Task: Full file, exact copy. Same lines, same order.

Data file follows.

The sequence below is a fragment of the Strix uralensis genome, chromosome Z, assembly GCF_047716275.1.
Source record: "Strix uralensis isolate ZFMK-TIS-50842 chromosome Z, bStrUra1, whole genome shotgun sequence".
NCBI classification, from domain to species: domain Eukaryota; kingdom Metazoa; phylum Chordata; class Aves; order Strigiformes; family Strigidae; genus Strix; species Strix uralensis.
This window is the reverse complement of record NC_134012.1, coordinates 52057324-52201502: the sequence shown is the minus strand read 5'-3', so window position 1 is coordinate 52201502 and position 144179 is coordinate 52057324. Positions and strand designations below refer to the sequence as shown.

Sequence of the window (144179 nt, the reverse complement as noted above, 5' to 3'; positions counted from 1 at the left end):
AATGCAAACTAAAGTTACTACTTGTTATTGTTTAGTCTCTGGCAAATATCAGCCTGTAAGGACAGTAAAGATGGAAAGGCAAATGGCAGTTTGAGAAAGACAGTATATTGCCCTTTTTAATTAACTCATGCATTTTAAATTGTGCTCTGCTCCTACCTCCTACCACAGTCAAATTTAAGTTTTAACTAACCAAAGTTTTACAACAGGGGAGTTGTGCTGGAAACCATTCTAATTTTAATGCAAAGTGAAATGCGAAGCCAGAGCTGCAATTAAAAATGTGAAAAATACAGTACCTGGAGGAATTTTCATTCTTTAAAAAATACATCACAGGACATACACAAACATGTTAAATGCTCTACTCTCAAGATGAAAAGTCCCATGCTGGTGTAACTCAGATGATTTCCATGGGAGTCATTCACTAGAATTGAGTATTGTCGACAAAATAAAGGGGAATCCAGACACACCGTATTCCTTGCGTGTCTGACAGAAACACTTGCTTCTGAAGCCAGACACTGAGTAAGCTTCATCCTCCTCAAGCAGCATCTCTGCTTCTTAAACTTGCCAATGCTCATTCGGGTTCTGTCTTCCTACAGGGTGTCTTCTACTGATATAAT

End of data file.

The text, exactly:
The sequence below is a fragment of the Strix uralensis genome, chromosome Z, assembly GCF_047716275.1.
Source record: "Strix uralensis isolate ZFMK-TIS-50842 chromosome Z, bStrUra1, whole genome shotgun sequence".
NCBI classification, from domain to species: domain Eukaryota; kingdom Metazoa; phylum Chordata; class Aves; order Strigiformes; family Strigidae; genus Strix; species Strix uralensis.
This window is the reverse complement of record NC_134012.1, coordinates 52057324-52201502: the sequence shown is the minus strand read 5'-3', so window position 1 is coordinate 52201502 and position 144179 is coordinate 52057324. Positions and strand designations below refer to the sequence as shown.

Sequence of the window (144179 nt, the reverse complement as noted above, 5' to 3'; positions counted from 1 at the left end):
AATGCAAACTAAAGTTACTACTTGTTATTGTTTAGTCTCTGGCAAATATCAGCCTGTAAGGACAGTAAAGATGGAAAGGCAAATGGCAGTTTGAGAAAGACAGTATATTGCCCTTTTTAATTAACTCATGCATTTTAAATTGTGCTCTGCTCCTACCTCCTACCACAGTCAAATTTAAGTTTTAACTAACCAAAGTTTTACAACAGGGGAGTTGTGCTGGAAACCATTCTAATTTTAATGCAAAGTGAAATGCGAAGCCAGAGCTGCAATTAAAAATGTGAAAAATACAGTACCTGGAGGAATTTTCATTCTTTAAAAAATACATCACAGGACATACACAAACATGTTAAATGCTCTACTCTCAAGATGAAAAGTCCCATGCTGGTGTAACTCAGATGATTTCCATGGGAGTCATTCACTAGAATTGAGTATTGTCGACAAAATAAAGGGGAATCCAGACACACCGTATTCCTTGCGTGTCTGACAGAAACACTTGCTTCTGAAGCCAGACACTGAGTAAGCTTCATCCTCCTCAAGCAGCATCTCTGCTTCTTAAACTTGCCAATGCTCATTCGGGTTCTGTCTTCCTACAGGGTGTCTTCTACTGATATAAT